California Workers Comp Proposes to Track Opioid Prescriptions

California Division of Workers Compensation Proposes Guidelines for Opioid Prescription Coverage

opioid prescriptionThe California Division of Workers Compensation has posted proposed changes to the guidelines concerning workers comp coverage of opioid prescriptions used to treat worker injuries.

“Opioid misuse is a national concern. California is on the forefront of providing appropriate care and improving outcomes by issuing these guidelines,” said Department of Industrial Relations Director Christine Baker. The guidelines were posted on the DWC’s online forum for commenting until April 21st.

The current Medical Treatment Utilization Schedule (MTUS) addresses the use of opioid prescriptions to treat chronic pain from injury according to the Chronic Pain Treatment Guidelines. The new workers comp proposal would use the new painkiller guidelines in place of the original MTUS guidelines for workers comp applications.

“We created separate guidance for the use of opioids in the California workers’ compensation system to highlight the importance of appropriately treating workers in pain while also ensuring safety when using these medications,” said DWC Executive Medical Director Dr. Rupali Das. “A key goal of this guideline is to ensure restoration of function and early return to work following an injury.”

The workers comp guidelines will set new “best practices” regarding acute, subacute, post-operative, and chronic pain related to work-related injuries. Recommendations include whether or not it would be appropriate to add opioid prescriptions to a treatment regimen; medications to avoid when taking opioid prescriptions; methods and tools to monitor patients on opioids to help prevent addiction; patient education regarding opioid use and its dangers; and responsible storage and disposal of opioid painkiller prescriptions. The guideline is divided into four parts: Part A, a summary, abbreviated treatment protocols, and introduction; Part B, complete recommendations, and appendices containing useful tools; Part C, findings to support the recommendations; and Part D, a compilation of recommendations from a review of existing guidelines.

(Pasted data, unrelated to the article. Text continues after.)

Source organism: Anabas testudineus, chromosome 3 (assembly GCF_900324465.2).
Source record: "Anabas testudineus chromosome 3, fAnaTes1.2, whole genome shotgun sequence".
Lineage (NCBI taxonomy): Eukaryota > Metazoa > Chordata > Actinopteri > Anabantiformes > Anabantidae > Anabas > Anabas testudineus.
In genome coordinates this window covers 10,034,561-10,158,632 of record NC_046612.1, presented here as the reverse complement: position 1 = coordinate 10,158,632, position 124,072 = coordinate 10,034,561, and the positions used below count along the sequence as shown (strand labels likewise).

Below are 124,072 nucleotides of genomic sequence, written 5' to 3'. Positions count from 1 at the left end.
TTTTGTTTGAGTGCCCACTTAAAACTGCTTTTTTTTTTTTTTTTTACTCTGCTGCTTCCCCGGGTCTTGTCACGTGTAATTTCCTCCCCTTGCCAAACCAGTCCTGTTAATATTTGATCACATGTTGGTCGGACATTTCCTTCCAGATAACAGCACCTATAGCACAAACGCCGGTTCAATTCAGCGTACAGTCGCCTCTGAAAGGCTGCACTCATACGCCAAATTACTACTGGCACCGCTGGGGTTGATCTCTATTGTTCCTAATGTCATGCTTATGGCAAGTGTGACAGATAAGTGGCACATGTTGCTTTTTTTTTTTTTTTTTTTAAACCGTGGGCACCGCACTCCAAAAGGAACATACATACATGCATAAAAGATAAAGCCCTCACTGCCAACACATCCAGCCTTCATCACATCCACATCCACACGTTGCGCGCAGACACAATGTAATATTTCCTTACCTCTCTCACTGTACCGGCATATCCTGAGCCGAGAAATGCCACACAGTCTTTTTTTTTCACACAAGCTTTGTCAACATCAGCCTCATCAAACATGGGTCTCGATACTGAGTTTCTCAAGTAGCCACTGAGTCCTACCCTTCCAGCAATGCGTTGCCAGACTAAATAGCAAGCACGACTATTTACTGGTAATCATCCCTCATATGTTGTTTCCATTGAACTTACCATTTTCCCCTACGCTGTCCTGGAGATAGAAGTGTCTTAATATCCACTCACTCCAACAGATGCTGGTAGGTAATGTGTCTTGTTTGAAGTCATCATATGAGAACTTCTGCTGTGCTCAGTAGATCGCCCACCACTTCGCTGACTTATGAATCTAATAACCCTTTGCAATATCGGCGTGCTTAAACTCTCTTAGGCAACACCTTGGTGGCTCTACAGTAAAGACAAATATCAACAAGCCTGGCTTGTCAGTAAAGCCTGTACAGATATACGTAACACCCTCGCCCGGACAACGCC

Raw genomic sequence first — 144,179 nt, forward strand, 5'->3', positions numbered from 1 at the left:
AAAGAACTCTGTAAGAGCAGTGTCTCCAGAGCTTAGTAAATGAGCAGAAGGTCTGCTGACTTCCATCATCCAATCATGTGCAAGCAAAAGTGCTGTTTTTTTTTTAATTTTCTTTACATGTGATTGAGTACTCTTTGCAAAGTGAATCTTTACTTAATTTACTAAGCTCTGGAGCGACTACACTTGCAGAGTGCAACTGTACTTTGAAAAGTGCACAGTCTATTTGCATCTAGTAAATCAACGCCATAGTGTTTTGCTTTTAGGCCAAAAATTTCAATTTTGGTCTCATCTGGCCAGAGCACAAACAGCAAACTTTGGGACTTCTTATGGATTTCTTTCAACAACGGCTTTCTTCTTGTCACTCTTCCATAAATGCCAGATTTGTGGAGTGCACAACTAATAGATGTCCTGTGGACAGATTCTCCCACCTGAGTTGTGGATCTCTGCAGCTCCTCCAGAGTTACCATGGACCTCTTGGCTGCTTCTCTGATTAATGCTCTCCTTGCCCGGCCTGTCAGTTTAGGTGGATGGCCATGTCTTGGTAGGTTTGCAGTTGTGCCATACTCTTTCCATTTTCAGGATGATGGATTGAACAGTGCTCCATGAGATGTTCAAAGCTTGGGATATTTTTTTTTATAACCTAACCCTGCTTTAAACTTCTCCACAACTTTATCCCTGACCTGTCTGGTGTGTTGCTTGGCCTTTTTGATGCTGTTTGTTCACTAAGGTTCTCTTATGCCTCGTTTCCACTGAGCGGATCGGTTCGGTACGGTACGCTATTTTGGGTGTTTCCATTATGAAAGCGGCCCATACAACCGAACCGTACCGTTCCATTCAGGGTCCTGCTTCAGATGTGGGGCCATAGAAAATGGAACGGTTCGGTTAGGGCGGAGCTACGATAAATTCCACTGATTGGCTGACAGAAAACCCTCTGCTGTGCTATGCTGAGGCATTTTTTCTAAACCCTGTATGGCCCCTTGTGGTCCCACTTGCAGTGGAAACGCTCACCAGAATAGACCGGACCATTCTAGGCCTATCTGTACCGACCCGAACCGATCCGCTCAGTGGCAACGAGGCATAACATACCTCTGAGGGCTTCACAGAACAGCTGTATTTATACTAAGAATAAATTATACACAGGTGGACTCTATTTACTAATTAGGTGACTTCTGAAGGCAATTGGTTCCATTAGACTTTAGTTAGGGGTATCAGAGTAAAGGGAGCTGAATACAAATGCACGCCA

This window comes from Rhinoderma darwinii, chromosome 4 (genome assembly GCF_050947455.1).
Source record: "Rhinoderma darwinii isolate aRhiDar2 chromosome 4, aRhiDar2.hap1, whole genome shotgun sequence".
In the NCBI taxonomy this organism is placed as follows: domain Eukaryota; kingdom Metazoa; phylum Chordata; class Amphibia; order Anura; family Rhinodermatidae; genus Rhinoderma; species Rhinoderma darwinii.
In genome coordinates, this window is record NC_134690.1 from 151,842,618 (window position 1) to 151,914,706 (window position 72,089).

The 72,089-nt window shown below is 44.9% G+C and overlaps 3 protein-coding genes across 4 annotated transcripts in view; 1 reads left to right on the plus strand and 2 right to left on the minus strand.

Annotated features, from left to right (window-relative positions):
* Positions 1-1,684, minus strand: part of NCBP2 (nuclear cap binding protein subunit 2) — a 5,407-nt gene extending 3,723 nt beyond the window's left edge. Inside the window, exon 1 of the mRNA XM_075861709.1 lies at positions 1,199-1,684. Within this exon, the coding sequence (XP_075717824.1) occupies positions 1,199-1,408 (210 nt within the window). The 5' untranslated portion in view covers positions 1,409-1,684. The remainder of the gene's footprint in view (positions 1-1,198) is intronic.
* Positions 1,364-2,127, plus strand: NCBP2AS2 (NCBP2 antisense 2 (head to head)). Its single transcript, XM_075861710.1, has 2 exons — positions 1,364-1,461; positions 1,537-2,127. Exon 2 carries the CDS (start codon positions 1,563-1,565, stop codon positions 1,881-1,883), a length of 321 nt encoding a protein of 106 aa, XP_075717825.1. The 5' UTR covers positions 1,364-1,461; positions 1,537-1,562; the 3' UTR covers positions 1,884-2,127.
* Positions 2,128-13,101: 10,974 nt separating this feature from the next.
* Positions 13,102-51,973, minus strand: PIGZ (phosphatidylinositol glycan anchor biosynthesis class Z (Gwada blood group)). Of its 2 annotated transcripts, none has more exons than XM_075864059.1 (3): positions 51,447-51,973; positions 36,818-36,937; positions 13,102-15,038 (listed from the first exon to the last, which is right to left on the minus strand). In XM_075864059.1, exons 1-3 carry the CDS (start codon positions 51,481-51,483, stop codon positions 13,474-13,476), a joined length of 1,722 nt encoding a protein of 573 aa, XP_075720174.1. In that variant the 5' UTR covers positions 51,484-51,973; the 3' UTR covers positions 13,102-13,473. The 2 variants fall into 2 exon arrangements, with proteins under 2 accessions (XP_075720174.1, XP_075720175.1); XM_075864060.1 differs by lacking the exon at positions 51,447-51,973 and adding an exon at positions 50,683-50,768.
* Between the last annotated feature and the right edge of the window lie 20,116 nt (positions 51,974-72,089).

The Ohio Bureau of Workers Compensation recently created a system to monitor opioid prescriptions as well as other addictive drugs like anti-anxiety medications, starting in January 2014. According to that state’s new rules, the state-run workers comp insurance provider said it will no longer cover prescriptions for injured workers unless the provider enrolls in an automated reporting system, so the workers comp company can monitor potential abuse of opiate medications.

According to workers comp statistics, the bureau paid $38.2 million for 357,970 prescriptions for opiate pain killers to 39,028 claimants. While the workers comp bureau has not said specifically that they believe workers comp claimants are lying, growing national concern over prescription drug abuse has led the bureau to enact this monitoring system and try to stop drug abuse.

The workers comp bureau did little to track opiate drugs until 2011, and since monitoring policies have been put into place, prescriptions for opiate drugs have dropped 28%, and muscle relaxant prescriptions dropped 73%, in 2013 compared to 2010.

The Strom Law Firm Can Help with Workers Comp Claims in South Carolina

You are entitled to all necessary medical treatment that is likely to lessen your disability. Workers’ compensation generally pays for surgery, hospitalization, medical supplies, prosthetic devices, and prescriptions. Keep in mind that in order to receive these benefits you must go to the doctor chosen by your employer or its insurance representative.

The workers comp lawyers at The Strom Law Firm, LLC proudly seek justice on behalf of employees injured or killed on the job who work for private companies, as well as employees working for local county, city, and state government. We are licensed to practice throughout South Carolina, as well as Georgia and New York. If you are confused about worker’s comp laws, or have had your worker’s comp claim denied, contact us. We offer free consultations to discuss the facts of your case.803.252.4800.